Other editors believe in a twenty scroll-down system (see previous story The Web's Design Problem). This arrangement has merit: it recites most of the content over and over and it is search engine-friendly (is it really that important nowadays?). But studies show that a headline placed "below the fold" (after the first top scroll) loses most of its readers. Better go for a skimmer, i.e. a one-screen non scrollable system. The NY Times displays an interesting example of a skimmer that can be set to "serendipity" (here we are!), "priority" or various other presentations. In itself, the existence of such catalog illustrates the difficult task of fine-tuning the right interface for the new medium.
The only valid approach is to explore, test and analyze. Online newspapers should work like design studios in the car industry. First, define a set of specifications and principles. Then, start with a blank slate to be filled by brilliant students through contests. There are plenty of journalism awards; why not news design prizes for young talents? Let's organize one!

Devices. The serendipity question will be hard to solve by design only. But it might get help from new gizmos such as Lean-Back Devices (see Jean-Louis'column below). After a couple of weeks using my iPad, I can feel something new is starting to happen. "LBDs" could be the missing link for modern media consumption. More efficient than a newspaper, but less frenetic that today’s  monkey-brain web pages. The LBDs will depend upon the application ecosystem, upon the quality of interfaces and upon the pricing policies – and they are likely to be more brand-centered than today’s undifferentiated PC-based web access. LBDs could restore notions such as trust and affinity and, as a result, open the way to a more in-depth reading experience. And they will also combine the power and convenience of digital media. Through the Kindle application and the Apple iBooks of my iPad, I've loaded samples of books I'm thinking of buying; I will most certainly purchase many of them. And when I'm done, instead of having to go to my physical bookshelf, pore over sticky notes stuffed between pages and searching forgotten pencil annotations, this set of books will remain alive in my device, searchable, useful. All with a 30% discount over the dead-tree product.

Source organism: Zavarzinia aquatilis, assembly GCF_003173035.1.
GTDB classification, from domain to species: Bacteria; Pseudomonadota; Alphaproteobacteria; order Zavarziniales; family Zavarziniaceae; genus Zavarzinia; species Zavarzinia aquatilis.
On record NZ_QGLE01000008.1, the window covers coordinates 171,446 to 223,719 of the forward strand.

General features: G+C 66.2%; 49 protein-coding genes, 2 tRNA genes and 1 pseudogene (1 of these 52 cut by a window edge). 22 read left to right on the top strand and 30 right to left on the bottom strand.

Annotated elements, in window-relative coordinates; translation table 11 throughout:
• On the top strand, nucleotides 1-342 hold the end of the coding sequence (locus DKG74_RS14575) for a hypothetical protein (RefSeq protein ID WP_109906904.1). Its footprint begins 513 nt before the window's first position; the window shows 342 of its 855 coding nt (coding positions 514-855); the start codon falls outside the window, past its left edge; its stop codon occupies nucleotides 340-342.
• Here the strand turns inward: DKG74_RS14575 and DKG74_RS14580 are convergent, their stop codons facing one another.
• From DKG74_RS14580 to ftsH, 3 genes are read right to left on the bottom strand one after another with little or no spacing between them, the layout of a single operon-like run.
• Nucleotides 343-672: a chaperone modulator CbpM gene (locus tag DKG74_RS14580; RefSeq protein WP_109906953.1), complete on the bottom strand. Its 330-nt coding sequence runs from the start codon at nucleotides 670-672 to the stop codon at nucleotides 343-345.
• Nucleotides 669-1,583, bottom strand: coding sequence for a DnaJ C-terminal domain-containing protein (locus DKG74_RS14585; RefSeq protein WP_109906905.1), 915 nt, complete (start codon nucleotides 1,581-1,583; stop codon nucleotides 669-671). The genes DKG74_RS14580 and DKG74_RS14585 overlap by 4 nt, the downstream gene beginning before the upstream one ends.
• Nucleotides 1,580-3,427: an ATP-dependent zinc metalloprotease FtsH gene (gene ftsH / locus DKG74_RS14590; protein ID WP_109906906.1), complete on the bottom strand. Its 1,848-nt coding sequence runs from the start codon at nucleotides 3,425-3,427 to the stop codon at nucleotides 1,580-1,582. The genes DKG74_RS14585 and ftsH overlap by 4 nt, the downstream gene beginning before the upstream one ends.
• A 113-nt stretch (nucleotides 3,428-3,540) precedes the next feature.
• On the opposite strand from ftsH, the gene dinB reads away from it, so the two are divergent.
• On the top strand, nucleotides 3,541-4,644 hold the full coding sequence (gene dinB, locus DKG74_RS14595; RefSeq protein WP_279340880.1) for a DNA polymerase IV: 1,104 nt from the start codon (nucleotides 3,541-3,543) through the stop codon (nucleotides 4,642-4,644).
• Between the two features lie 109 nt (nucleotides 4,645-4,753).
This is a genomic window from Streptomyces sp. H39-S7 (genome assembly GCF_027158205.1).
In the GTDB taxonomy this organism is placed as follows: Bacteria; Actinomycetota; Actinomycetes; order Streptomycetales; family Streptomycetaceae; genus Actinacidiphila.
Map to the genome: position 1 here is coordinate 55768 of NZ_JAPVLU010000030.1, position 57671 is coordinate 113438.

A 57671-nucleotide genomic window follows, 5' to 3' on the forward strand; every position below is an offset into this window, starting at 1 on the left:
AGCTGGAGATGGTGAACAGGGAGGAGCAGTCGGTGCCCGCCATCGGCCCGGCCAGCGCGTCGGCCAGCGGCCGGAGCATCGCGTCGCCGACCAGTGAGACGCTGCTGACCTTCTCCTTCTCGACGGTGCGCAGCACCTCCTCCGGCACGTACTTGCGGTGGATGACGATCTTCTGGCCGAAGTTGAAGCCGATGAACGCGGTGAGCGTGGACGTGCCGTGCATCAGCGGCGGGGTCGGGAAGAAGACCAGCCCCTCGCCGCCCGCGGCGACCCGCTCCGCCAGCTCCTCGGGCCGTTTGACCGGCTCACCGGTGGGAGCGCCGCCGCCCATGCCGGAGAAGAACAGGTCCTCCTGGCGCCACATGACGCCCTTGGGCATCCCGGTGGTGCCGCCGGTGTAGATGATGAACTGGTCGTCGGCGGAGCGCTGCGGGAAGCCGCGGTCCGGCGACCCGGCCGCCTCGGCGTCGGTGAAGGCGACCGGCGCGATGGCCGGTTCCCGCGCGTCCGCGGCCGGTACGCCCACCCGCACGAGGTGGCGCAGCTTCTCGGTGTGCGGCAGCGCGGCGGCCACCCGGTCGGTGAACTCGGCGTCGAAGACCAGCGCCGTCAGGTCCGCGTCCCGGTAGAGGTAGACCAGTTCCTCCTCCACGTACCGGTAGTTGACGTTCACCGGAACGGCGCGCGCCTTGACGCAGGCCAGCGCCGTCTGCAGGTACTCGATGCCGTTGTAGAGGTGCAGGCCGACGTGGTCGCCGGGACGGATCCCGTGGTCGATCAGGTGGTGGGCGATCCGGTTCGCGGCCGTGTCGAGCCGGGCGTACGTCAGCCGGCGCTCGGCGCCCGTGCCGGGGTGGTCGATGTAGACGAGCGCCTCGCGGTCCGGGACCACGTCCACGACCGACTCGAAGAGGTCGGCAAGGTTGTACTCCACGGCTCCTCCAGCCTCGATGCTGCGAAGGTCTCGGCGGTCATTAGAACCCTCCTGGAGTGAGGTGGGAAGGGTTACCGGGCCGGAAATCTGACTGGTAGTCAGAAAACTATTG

Search. I've already addressed this issue many times. I'm still puzzled by the gap between today's search capabilities and their poor implementation for the news business. There is no a day when I'm not fumbling with something I want to retrieve from a news site. Not only searches, but tags, topics, categories are vastly underutilized. And recommendation engines are still in a prehistoric state.
I look at dozens sources every day. I go through them by titles (many of them I actually pay for, roughly $800 a year, all combined). I also browse through several professional blogs covering media, tech, business, but also photography, architecture, design, aerospace, higher education, science, etc. In addition, I look at Twitter feeds, selecting only those which send me to something relevant.

This is what I want and what I'm ready to pay for. What I need is a something way, way more sophisticated than my current jury-rigged system of bookmarks, RSS and microblogging feeds. They all put a strain on my carpal tunnel and waste my time. For my professional use of the internet, I need a dashboard, shaped by a set of parameters and, more importantly, based on my past readings, past searches. I need a statistical, machine learning system that will detect my interest in the Eyjafjallajokull volcano eruption (which prevented me to go to NYC last week) or in the Greek debt crisis and direct me to fresh and relevant content, whatever its form.

As more and more of these sources will become paid-for, I'd be happy to have a unique console. From there, I'd manage my accounts, both for yearly subscriptions and soon-to-be metered payments for which I want nothing more than a one-click system with a weekly consolidated statement. Amazon and iTunes have been able to provide me these services for years. For hundred of my most preferred digital sources, why not hoping for the same level of clean service?  Actually, I'm confident it’ll end up that way.
My guess is, unlike print, digital contents publishers will be much faster to understand that competition has to stop right outside of the newsroom’s door.